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Jakarta Post

Digital banking prioritizes security amid cyber threats

  • Yunindita Prasidya

    The Jakarta Post

Jakarta   /   Fri, June 19, 2020   /   08:54 am
Digital banking prioritizes security amid cyber threats National banks have pledged to maintain strong digital security systems and have encouraged consumers to take precautions against the risk of digital security breaches. (Philippine Daily Inquirer/-)

National banks have pledged to maintain strong digital security systems and have encouraged consumers to take precautions against the risk of digital security breaches.

Tantri Desyanti, a 25-year-old customer of Jenius, a digital banking platform operated by publicly listed lender BTPN, recently experienced a cybersecurity breach. In a viral tweet posted on June 9, Tantri said she had lost Rp 3.2 million (US$228.58) from her Jenius account, through a series of unauthorized transactions through Paypal.

She was later refunded by the bank, but her case has highlighted the risk of cybersecurity breaches in online banking platforms.

According to a 2018 PricewaterhouseCoopers survey polling 43 Indonesian banks, the industry considers cybersecurity its biggest risk over the next two to three years.

BTPN has said it has implemented a multilayered security system to secure digital transactions and is using the latest technology.

“Aside from that, we routinely educate our users about data security, as well as offline and online transaction security,” BTPN digital banking head Irwan S Tisnabudi told The Jakarta Post on Tuesday.

Irwan added that Jenius continuously reminded its customers to refrain from sharing classified information, such as PIN numbers, passwords, one-time passwords (OTP), and to change their PINs and passwords regularly.

Regarding Tantri’s case, Irwan said the bank maintained that there had not been any account breach or issue within Jenius’ internal system. The bank suspected that the customer had been manipulated by a scammer into providing confidential information.

Bank Central Asia (BCA), the country’s biggest privately owned bank, said it had maintained the security of consumer transaction information and had applied security systems in accordance with regulations.

“BCA is continuously carrying out development on its transaction securitization system,” BCA executive vice president of the secretariat and corporate communications Hera F. Haryn told the Post on Monday.

BCA enjoyed a steep 91 percent year-on-year (yoy) rise in the number of mobile banking transactions in the first quarter of this year. The value of the transactions reached Rp 3.38 quadrillion. The number of BCA internet banking transactions increased by 24 percent to 740 million during the same period.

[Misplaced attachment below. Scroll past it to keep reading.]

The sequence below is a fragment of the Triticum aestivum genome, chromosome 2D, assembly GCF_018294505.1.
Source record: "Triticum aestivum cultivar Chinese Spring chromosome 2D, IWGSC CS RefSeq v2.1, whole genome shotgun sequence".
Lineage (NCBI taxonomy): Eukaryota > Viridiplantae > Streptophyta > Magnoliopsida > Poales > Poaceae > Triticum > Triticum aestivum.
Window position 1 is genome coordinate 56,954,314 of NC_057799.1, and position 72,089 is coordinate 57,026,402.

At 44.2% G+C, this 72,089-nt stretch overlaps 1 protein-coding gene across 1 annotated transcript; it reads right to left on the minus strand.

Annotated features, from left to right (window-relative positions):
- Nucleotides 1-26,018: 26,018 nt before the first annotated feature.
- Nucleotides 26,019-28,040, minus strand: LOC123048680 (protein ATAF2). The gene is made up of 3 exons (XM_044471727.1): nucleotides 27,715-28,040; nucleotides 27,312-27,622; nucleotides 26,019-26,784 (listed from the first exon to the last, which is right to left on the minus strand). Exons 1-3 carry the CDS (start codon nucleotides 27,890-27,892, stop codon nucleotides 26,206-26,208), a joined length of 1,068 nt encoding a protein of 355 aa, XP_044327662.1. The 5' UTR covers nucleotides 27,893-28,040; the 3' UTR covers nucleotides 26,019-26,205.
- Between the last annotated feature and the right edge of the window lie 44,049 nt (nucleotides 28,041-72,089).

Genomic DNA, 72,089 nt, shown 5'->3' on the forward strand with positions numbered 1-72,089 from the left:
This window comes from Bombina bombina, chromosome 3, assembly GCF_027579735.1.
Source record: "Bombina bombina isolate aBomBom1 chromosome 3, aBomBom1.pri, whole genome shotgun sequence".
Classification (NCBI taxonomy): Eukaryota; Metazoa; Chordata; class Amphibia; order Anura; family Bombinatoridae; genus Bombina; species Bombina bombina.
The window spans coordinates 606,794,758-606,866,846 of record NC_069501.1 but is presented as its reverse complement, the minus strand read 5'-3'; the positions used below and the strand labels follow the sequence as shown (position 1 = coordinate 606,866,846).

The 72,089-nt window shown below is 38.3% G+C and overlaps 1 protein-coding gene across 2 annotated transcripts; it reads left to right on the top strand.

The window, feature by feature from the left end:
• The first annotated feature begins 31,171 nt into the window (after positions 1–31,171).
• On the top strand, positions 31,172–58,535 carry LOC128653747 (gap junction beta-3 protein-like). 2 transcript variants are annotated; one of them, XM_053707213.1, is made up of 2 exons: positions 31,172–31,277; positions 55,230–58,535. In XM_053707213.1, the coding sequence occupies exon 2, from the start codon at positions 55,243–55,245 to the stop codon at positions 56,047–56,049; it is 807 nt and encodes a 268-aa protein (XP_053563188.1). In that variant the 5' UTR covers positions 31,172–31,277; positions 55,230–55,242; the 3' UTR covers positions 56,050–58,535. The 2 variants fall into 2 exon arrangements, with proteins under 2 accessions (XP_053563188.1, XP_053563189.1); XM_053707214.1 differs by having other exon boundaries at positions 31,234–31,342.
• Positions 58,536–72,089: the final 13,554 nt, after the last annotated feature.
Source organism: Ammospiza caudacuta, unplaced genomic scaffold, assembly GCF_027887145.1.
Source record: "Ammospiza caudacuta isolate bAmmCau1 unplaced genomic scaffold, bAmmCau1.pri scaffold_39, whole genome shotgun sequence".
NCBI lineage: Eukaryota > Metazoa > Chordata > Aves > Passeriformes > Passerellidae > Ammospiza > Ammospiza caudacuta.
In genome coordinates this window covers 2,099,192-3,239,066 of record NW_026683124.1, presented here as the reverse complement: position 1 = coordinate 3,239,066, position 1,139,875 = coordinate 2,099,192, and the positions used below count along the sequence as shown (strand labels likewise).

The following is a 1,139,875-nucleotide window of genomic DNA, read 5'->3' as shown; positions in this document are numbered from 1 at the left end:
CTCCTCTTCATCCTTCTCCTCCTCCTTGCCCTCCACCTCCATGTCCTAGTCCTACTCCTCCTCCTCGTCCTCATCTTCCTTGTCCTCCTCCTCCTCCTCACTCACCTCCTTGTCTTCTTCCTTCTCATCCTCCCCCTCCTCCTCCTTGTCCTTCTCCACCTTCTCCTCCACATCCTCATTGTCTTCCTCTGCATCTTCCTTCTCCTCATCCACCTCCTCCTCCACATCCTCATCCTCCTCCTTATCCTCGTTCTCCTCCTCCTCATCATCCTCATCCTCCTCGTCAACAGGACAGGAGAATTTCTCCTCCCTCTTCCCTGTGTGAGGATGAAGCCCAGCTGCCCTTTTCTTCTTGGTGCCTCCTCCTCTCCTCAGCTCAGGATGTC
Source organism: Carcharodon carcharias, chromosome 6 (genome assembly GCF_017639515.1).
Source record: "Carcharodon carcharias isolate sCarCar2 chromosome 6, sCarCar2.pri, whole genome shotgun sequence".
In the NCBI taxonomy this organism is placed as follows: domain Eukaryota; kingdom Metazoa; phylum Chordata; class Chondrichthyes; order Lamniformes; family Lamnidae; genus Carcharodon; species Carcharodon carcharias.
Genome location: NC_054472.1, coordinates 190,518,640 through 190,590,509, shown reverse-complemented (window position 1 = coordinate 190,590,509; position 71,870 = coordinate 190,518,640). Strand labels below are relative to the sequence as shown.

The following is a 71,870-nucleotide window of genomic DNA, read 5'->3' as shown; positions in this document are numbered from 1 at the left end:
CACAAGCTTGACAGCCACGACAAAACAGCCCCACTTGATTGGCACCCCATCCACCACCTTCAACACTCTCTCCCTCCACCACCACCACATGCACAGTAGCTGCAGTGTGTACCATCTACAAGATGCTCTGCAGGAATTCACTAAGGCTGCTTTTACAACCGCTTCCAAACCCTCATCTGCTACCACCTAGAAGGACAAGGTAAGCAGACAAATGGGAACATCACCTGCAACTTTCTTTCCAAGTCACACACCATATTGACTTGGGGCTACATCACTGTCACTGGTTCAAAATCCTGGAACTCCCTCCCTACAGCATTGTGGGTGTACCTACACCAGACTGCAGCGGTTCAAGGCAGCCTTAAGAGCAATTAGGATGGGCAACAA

The bank is encouraging consumers to download its official mobile banking application to maintain transaction security. It is also reminding customers to remain cautious about the safety of the internet network they are using.

Publicly listed lender Bank Mandiri has said it has taken measures to secure its mobile application, its identity authentication and its transaction authorization.

The bank has a biometric test to authorize access to its Mandiri Online application.

“The transactions are also monitored to detect unusual transactions. Everything is equipped with advanced security technology and strict security testing processes,” Bank Mandiri corporate secretary Rully Setiawan said on Tuesday.

The bank has allocated between Rp 2 and Rp 3 trillion in capital expenditure for its IT department, which will mostly go towards digitizing the banks’ systems, he added.

Digital banking in Indonesia is considered strictly controlled as it is stringently standardized, Indonesia Cyber Security Forum (ICSF) chairman and cofounder Ardi Sutedja told the Post on Monday. 

“Banking is a sensitive sector because its main business is trust, so if its technology system and trust break down, it will go out of business,” Ardi said. 

He noted that banks had been careful to develop and maintain the security of their digital channels but could still benefit from regular audits on their system to identify points of vulnerability.

Banks, Ardi added, should keep up to date on digital crimes, both domestic and abroad, to anticipate the security measures needed in the future.